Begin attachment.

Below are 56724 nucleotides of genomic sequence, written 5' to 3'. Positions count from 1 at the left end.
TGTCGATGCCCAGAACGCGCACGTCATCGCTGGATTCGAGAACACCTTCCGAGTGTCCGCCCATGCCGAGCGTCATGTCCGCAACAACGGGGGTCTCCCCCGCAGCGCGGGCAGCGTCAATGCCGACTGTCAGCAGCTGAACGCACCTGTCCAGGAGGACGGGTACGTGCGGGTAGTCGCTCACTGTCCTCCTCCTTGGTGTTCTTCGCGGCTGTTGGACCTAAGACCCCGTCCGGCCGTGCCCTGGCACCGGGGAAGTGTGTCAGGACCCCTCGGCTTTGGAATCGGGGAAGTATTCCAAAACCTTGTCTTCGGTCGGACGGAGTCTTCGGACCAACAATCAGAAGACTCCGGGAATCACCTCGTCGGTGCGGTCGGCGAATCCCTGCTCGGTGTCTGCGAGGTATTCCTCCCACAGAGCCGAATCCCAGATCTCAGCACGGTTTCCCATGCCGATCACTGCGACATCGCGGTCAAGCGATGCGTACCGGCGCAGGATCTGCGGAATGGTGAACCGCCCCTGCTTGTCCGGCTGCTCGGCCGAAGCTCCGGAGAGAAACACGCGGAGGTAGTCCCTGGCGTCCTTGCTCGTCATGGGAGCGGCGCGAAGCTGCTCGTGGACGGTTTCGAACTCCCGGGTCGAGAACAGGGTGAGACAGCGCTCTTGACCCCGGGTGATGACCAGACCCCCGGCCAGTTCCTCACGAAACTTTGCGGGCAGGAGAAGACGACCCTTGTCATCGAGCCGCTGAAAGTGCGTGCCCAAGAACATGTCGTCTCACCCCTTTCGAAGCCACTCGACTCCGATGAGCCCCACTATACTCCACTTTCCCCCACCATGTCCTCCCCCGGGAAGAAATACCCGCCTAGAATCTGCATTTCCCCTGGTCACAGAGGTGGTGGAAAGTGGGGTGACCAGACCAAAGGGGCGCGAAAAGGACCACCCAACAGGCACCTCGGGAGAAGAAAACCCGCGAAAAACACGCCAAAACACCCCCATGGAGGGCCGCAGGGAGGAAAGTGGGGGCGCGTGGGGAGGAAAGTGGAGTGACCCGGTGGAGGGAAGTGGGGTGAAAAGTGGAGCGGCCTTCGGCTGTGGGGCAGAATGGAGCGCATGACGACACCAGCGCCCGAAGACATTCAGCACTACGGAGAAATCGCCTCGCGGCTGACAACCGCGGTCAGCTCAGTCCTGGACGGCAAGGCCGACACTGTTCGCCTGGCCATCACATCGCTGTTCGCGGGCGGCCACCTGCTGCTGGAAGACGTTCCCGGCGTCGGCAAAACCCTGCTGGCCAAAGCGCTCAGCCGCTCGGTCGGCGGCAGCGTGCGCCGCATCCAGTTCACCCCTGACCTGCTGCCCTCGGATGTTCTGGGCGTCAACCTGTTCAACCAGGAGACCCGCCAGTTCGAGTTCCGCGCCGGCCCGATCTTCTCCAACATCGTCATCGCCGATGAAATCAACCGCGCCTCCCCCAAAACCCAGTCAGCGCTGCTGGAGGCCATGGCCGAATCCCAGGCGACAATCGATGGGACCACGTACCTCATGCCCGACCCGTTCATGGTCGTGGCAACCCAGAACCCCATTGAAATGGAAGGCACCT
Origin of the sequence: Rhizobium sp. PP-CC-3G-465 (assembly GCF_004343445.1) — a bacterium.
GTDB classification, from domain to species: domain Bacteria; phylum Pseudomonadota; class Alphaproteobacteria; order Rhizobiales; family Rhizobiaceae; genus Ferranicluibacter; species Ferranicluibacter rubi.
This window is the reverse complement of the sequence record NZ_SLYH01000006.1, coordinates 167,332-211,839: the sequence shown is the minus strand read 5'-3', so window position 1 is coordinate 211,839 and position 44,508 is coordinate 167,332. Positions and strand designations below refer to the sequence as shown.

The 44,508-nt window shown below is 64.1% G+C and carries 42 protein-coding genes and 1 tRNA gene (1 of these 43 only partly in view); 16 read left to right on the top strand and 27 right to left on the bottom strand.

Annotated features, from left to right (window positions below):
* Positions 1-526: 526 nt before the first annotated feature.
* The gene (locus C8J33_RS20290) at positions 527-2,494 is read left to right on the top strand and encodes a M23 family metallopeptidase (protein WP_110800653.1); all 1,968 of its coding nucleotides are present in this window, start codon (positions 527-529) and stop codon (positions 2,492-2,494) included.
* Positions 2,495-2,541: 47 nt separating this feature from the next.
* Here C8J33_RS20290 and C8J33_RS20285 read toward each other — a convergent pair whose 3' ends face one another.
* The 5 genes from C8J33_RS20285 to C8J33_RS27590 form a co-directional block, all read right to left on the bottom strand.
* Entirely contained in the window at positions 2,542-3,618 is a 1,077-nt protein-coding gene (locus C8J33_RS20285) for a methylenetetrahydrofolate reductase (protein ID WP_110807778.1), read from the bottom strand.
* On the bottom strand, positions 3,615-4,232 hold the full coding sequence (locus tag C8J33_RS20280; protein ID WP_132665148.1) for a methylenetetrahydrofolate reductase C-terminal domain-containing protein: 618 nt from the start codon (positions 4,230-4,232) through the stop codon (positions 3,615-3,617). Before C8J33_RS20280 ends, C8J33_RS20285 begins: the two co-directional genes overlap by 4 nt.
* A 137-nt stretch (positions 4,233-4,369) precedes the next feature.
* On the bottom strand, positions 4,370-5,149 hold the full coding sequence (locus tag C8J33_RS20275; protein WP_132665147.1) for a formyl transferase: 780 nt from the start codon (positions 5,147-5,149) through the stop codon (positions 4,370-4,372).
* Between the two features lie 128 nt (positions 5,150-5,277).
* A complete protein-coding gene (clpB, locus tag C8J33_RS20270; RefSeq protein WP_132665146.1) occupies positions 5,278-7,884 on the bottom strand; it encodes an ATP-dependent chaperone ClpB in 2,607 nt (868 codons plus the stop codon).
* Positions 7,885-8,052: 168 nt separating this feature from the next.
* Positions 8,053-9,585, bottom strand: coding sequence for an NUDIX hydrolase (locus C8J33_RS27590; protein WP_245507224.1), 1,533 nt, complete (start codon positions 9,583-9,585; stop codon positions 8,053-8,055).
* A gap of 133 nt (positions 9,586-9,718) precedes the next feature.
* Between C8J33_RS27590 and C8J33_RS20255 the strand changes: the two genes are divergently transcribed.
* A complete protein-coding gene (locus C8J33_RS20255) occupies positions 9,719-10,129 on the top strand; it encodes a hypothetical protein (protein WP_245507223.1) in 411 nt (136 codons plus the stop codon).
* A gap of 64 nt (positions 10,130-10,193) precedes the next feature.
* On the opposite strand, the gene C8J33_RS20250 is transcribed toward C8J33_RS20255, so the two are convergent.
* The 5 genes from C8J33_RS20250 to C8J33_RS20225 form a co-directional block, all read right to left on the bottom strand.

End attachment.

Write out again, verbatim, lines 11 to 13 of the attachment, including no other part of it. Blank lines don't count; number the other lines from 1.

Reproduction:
* Here C8J33_RS20290 and C8J33_RS20285 read toward each other — a convergent pair whose 3' ends face one another.
* The 5 genes from C8J33_RS20285 to C8J33_RS27590 form a co-directional block, all read right to left on the bottom strand.
* Entirely contained in the window at positions 2,542-3,618 is a 1,077-nt protein-coding gene (locus C8J33_RS20285) for a methylenetetrahydrofolate reductase (protein ID WP_110807778.1), read from the bottom strand.